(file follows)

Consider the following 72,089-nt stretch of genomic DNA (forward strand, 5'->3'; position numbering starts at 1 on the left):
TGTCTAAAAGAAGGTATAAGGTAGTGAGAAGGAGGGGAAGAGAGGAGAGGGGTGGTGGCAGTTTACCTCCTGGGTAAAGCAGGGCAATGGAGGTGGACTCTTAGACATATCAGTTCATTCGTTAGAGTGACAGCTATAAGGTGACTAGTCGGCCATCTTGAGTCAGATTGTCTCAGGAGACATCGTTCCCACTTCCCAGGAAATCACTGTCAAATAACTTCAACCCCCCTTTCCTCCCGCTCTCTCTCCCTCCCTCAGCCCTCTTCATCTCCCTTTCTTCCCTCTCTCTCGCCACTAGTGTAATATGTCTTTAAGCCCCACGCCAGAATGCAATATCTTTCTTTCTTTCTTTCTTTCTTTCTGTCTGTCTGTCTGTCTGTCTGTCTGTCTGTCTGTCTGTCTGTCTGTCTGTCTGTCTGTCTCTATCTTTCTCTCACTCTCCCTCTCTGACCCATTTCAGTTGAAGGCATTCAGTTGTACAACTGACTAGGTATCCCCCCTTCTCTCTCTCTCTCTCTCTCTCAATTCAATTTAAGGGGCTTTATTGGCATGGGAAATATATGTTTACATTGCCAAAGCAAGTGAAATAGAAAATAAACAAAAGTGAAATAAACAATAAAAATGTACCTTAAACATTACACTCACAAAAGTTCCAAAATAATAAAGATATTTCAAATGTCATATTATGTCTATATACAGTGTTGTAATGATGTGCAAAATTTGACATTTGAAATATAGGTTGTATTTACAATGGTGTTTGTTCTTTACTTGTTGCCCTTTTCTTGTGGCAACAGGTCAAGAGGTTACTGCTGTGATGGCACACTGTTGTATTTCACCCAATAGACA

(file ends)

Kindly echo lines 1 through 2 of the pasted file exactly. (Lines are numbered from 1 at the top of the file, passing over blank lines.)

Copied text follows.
Consider the following 72,089-nt stretch of genomic DNA (forward strand, 5'->3'; position numbering starts at 1 on the left):
TGTCTAAAAGAAGGTATAAGGTAGTGAGAAGGAGGGGAAGAGAGGAGAGGGGTGGTGGCAGTTTACCTCCTGGGTAAAGCAGGGCAATGGAGGTGGACTCTTAGACATATCAGTTCATTCGTTAGAGTGACAGCTATAAGGTGACTAGTCGGCCATCTTGAGTCAGATTGTCTCAGGAGACATCGTTCCCACTTCCCAGGAAATCACTGTCAAATAACTTCAACCCCCCTTTCCTCCCGCTCTCTCTCCCTCCCTCAGCCCTCTTCATCTCCCTTTCTTCCCTCTCTCTCGCCACTAGTGTAATATGTCTTTAAGCCCCACGCCAGAATGCAATATCTTTCTTTCTTTCTTTCTTTCTTTCTGTCTGTCTGTCTGTCTGTCTGTCTGTCTGTCTGTCTGTCTGTCTGTCTGTCTGTCTGTCTCTATCTTTCTCTCACTCTCCCTCTCTGACCCATTTCAGTTGAAGGCATTCAGTTGTACAACTGACTAGGTATCCCCCCTTCTCTCTCTCTCTCTCTCTCTCAATTCAATTTAAGGGGCTTTATTGGCATGGGAAATATATGTTTACATTGCCAAAGCAAGTGAAATAGAAAATAAACAAAAGTGAAATAAACAATAAAAATGTACCTTAAACATTACACTCACAAAAGTTCCAAAATAATAAAGATATTTCAAATGTCATATTATGTCTATATACAGTGTTGTAATGATGTGCAAAATTTGACATTTGAAATATAGGTTGTATTTACAATGGTGTTTGTTCTTTACTTGTTGCCCTTTTCTTGTGGCAACAGGTCAAGAGGTTACTGCTGTGATGGCACACTGTTGTATTTCACCCAATAGACA